His mother died of complications from a back operation when Hill was 22. Joe and his brother, Paul, went to America, and the other children stayed in Sweden. Working various laborer jobs over the years, from the east coast to the west, Hill started his life as a union organizer, writing songs about the experiences of the working class, bringing their plight to homes across America. Songs about immigrant factory workers, homeless migratory workers and railway shopcraft workers were common themes and became a part of the International Workers of the World’s (IWW, “Wobblies”) Little Red Song Book. Hill’s songs include: “The Tramp,” “There is Power in the Union,” “Rebel Girl,” and “Casey Jones – Union Scab.” Hill’s irreverent classic, “The Preacher and the Slave” parodies the hymn, “In the Sweet Bye and Bye” and lampoons the Salvation Army (“The Starvation Army”). (See song below.)

Humanist Freethinker: Ani DiFranco




On this date in 1970, punk folksinger Ani DiFranco was born in Buffalo, N.Y. Ani (pronounced AHH-nee) started singing Beatles’ songs in local bars as a youngster. By 15, she had begun writing her own material, and was living on her own. She graduated at age 16 from the Visual and Performing Arts High School in Buffalo and moved to New York City at 18.

She has produced 13 albums. Sing Out calls her lyrics “jaw-dropping.” Spurning offers from indie and major labels alike, Ani started her own record company, Righteous Babe Records. Ani not only writes and publishes her own songs and produces her own recordings, but even creates the artwork.

An in-demand artist, she tours acoustic, college and rock club circuits, winning over a diverse audience. Her freethought views are revealed in such songs as “Animal” (from Educated Guess), in which she sings about growing up “surrounded by willful ignorance” and “the religions of men.”

She said in an interview with the Progressive:

“I’m not a religious person myself. I’m an atheist. I think religion serves a lot of different purposes in people’s lives . . . but then, of course, institutional religions are so problematic” (May 2000).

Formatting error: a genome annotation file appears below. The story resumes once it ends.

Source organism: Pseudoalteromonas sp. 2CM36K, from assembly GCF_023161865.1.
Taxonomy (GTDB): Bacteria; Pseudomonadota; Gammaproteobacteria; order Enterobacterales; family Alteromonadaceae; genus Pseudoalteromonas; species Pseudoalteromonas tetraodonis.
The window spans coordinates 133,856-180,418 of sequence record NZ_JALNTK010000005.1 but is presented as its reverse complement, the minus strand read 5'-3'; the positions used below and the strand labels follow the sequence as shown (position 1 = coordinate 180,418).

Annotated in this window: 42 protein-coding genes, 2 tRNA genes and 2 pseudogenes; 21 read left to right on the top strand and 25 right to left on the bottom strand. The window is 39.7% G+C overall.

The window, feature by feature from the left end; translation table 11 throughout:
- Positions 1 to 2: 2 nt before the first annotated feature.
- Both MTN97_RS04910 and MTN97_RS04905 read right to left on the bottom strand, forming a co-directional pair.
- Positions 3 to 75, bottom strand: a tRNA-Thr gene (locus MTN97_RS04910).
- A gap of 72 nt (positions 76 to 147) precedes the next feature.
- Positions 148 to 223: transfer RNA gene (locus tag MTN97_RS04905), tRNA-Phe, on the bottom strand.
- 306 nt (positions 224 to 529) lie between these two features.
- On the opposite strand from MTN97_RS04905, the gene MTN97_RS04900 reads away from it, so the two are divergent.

“I’m an atheist… how unfortunate it is to assign responsibility to the higher up for justice amongst people.”

—Ani DiFranco, interview by Matthew Rothschild, The Progressive, May 2000

Humanist Freethinker: Leo Tolstoy



On this date in 1828, the great Russian novelist Leo Tolstoy was born as a landed count and aristocrat. After serving in the Crimean War, his sense of social justice began to surface and he worked with peasant schools. Tolstoy had a religious crisis in his forties, which, although it moved him from outright skepticism, caused him to denounce the powerful and corrupt Orthodox Church of Russia. Tolstoy called the church an “impenetrable forest of stupidity” and a “conscious deception that serves as a means for one part of the people to govern the other,” according to biographer Tikhon Polner.

Tolstoy, in such books as Critique of Dogmatic Theology, wrote that Jesus Christ was human, not divine, rejected miracles and immortality. In My Confession (1882), Tolstoy wrote: “If there is no higher reason–and there is none–then my own reason must be the supreme judge of my life.” The books were banned by church censors, and Tolstoy was called an “impious infidel.”

Tolstoy determined that his artistry must also have a moral purpose. From 1885 to 1895, he worked to make literature accessible to the masses and organized relief during famine. In 1895, he gave up his property, living as a nature-worshipping peasant, like his main protagonist in War and Peace. In that novel, Tolstoy wrote: “Freethinkers are those who are willing to use their minds without prejudice and without fearing to understand things that clash with their own customs, privileges or beliefs.” As James A. Haught wrote in 2000 Years of Disbelief: “Many people who reject supernatural Christianity nonetheless embrace Christ’s message of compassion. Tolstoy carried this pattern to an extreme. He renounced organized religion and was excommunicated by the Russian Orthodox Church–yet he became almost a monk, living in service to others.”

Tolstoy was excommunicated by the Holy Synod of the Orthodox Church in 1901. He belonged to no sect, while espousing an ethical Christianity. In What Is Religion? (1902), Tolstoy wrote: “One may say with one’s lips: ‘I believe that God is one, and also three’–but no one can believe it, because the words have no sense.” He also wrote On Life and Essays on Religion (1887) that: “Freethinkers are those who are willing to use their minds without prejudice and without fearing to understand things that clash with their own customs, privileges, or beliefs. This state of mind is not common, but it is essential for right thinking…” D. 1910.

“. . . To regard Christ as God, and to pray to him, are to my mind the greatest possible sacrilege.”